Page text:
A jump discontinuity or step discontinuity is a discontinuity where the graph steps or jumps from one connected piece of the graph to another. It is a discontinuity where the limits from the left and right both exist but are not equal to each other. A real-valued univariate function f = f(x) has a jump discontinuity at a point x0 in its domain provided that limx→xa- f(x) = L1 < ∞, and limx→xa+ f(x) = L1 < ∞. both exist and L1 ≠ L2.
The notion of jump discontinuity shouldn't be confused with the rarely-utilized convention whereby the term jump is used to define any sort of functional discontinuity. Though less algebraically-trivial than removable discontinuities, jump discontinuities are far less ill-behaved than other types of singularities such as infinite discontinuities. This fact can be seen in a number of scenarios. For instance, in the fact that univariate monotone functions can have at most countably many discontinuities, the worst of which can be jump discontinuities. Unsurprisingly, the definition given above can be generalized to include jump discontinuities in multivariate real valued functions as well.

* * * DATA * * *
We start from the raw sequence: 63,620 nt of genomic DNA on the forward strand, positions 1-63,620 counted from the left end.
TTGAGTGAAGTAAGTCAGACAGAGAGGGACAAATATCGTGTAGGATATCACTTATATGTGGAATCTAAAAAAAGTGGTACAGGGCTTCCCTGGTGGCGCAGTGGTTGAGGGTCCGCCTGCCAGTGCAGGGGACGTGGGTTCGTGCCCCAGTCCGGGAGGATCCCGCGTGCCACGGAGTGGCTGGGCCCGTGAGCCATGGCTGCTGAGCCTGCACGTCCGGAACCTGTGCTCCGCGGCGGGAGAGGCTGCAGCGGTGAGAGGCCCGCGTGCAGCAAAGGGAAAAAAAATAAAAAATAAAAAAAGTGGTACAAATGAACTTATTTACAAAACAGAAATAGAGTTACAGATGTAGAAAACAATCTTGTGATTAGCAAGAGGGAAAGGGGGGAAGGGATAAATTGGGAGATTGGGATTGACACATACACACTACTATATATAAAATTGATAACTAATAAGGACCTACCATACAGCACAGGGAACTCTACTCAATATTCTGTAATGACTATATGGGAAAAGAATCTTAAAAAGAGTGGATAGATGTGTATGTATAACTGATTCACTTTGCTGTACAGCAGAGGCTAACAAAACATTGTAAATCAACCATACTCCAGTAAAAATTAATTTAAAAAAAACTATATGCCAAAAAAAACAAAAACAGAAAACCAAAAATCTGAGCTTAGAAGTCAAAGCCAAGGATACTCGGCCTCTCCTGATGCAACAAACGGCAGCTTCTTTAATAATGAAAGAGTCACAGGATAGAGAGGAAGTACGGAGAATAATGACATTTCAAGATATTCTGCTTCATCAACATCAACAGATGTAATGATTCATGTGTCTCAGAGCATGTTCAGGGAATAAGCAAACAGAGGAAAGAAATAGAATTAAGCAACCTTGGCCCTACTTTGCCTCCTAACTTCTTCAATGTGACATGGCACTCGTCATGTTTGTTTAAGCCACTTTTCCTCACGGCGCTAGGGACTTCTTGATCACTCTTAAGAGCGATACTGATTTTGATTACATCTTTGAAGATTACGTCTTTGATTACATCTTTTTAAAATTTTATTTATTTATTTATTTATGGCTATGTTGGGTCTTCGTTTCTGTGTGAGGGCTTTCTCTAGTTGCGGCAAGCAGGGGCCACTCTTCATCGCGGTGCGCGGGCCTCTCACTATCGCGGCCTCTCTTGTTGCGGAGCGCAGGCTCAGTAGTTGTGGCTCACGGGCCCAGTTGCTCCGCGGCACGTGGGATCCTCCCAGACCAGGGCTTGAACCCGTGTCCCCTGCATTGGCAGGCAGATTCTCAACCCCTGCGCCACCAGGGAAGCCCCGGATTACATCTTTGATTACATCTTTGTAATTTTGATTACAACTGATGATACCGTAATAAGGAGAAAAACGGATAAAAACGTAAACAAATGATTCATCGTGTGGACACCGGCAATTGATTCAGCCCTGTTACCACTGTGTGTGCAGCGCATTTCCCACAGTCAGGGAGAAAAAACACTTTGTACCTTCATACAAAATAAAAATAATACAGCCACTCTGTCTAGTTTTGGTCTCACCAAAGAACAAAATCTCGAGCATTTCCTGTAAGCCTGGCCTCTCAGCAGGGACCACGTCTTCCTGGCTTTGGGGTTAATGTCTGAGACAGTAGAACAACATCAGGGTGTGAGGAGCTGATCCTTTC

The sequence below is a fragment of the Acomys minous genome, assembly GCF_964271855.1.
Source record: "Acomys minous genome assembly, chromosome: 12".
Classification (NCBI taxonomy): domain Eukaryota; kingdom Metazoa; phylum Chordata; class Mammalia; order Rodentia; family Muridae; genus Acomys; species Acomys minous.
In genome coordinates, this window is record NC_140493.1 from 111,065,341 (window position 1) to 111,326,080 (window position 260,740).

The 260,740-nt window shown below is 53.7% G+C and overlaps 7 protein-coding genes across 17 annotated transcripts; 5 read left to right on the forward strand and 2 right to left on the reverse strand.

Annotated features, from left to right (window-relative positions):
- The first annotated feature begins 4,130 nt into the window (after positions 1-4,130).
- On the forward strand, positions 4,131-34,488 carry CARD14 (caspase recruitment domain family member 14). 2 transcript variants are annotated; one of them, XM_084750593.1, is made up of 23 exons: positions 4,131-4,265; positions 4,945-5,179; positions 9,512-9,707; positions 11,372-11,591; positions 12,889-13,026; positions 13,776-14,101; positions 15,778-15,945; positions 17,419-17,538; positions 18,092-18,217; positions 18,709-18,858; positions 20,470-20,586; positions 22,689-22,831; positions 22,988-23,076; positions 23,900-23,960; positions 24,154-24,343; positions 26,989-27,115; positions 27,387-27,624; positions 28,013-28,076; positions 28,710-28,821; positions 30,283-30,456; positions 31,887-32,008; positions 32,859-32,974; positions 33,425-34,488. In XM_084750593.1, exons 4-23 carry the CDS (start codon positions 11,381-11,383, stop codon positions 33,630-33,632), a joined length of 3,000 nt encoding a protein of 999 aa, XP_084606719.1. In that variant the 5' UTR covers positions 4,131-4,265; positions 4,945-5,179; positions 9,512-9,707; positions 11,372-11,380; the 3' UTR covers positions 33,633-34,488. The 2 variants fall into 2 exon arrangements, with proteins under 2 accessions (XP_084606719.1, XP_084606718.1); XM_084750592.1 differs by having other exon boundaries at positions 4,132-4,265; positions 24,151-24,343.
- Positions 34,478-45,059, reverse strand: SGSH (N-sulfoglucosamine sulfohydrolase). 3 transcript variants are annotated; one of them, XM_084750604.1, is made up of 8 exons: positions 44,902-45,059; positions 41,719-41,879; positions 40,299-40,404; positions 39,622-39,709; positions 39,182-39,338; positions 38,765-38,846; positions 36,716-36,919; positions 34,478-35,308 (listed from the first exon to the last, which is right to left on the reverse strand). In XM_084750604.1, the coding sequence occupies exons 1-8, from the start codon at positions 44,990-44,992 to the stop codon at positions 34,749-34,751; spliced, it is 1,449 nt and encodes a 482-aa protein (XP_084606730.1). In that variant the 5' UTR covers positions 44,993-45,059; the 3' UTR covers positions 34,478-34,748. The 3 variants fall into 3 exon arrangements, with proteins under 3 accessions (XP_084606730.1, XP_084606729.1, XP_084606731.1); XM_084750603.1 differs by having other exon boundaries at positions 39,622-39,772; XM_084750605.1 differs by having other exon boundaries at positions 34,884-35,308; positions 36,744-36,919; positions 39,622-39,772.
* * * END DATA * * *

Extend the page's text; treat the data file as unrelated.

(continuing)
“Jump Discontinuity.” From Wolfram MathWorld, mathworld.wolfram.com/JumpDiscontinuity.html.
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